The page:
Background

It is well over 2
years now, since the European Court of Justice’s Ruling, that the Spanish Tax
Authority’s succession tax system conflicted with the European Union principles
of freedom of movement of EU individuals and circulation of money within the
EU.

That case was
specifically in relation to the distinction the Spanish Tax Authority
previously made between those who were resident in Spain; and those who were
non-resident.

The Ruling was that
Non-Spanish Residents (who were also Europeans) should be treated in the same
way as Spanish residents, for the purposes of Spanish Succession Tax.

Following the Ruling,
Spain revised its practice, as required; and now (for example), British owners
of Spanish properties are treated in the same way for Spanish Succession Tax
purposes, irrespective of whether or not they are resident in Spain.

But although the
Spanish Tax Authority is now compliant in terms of the Spanish residency/ non-
Spanish residency distinction, there remains a separate glaring inconsistency
in approach, which also amounts to discriminatory treatment of EU individuals.

That is the different
levels of Spanish Succession Tax impact, according to which Autonomous
Community within Spain is the charging Tax Authority in the case in question.

Continuing Discrimination

In many countries,
the calculation and charging of succession taxation is simplicity itself.
However in Spain, it is a highly complex system, which creates a great deal of
uncertainty, inconsistency and controversy.

Spanish Succession
Tax is not always administered centrally; nor is it charged in a uniform way
nationally; nor is it charged at a single rate; nor is it subject to universal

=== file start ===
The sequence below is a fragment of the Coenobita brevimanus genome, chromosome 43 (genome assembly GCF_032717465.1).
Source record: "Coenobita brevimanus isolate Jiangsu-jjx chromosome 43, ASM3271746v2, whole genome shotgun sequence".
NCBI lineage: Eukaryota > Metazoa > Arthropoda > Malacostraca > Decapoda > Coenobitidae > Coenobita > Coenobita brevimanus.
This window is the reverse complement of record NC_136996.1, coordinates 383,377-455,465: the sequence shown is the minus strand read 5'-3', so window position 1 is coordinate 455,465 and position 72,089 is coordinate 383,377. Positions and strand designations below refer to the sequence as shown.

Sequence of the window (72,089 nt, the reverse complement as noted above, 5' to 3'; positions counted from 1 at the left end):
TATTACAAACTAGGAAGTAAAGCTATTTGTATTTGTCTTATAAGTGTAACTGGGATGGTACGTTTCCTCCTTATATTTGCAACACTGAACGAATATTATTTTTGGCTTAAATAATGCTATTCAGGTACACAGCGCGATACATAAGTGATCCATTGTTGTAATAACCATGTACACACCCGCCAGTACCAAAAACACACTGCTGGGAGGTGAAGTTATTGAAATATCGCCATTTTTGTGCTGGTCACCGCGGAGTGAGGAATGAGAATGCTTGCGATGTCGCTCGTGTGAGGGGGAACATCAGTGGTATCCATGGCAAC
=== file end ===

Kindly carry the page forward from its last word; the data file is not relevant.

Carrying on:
national allowances and reductions.

At the heart of the
complexity is the fact that for Spanish nationals/ Spanish residents, the
responsibility for Succession Tax administration lies with the 17 individual
autonomous communities within Spain. Each autonomous community has discretion
as to charging basis; practice; and allowances/ exemptions.

This fiscal quagmire creates
bewildering inconsistencies across Spain. On the attached image, the Spanish
Succession Tax impact is indicated, based on the same Estate details, but
varying according to which is the applicable Autonomous Community.

And, as a very
noteworthy side issue, it is not only foreign owners of Spanish properties who
are exposed to the unfairness of this perplexing system; but it has been
acknowledged that many Spanish families living in Spain themselves suffer this
arbitrary discrimination under the current system, according to where (in
Spain) their family members live.

Conclusion

It remains to be seen
whether this very worrying anomaly will be regularised by centralizing/
standardising administration of Spanish Succession Tax; or (if that is deemed
too radical), at least a harmonisation of practice across Spain.

For non- Spanish
owners of Spanish properties, they are fortunate, in that there are
opportunities in Spanish Wills and estate planning, to mitigate this exposure
to Spanish taxation; and expert advice is recommended to ensure that the fiscal
impact is minimised; in planning for future inheritance.

This general
commentary is not intended to be exhaustive; and case-specific legal advice
should always be sought.

The Legal 4 Spain
team provides a full Wills, Estate Planning and Probate service for properties
and other assets anywhere in Spain. We are always happy to provide a
competitive cost estimate in the first instance, on a no-obligation basis.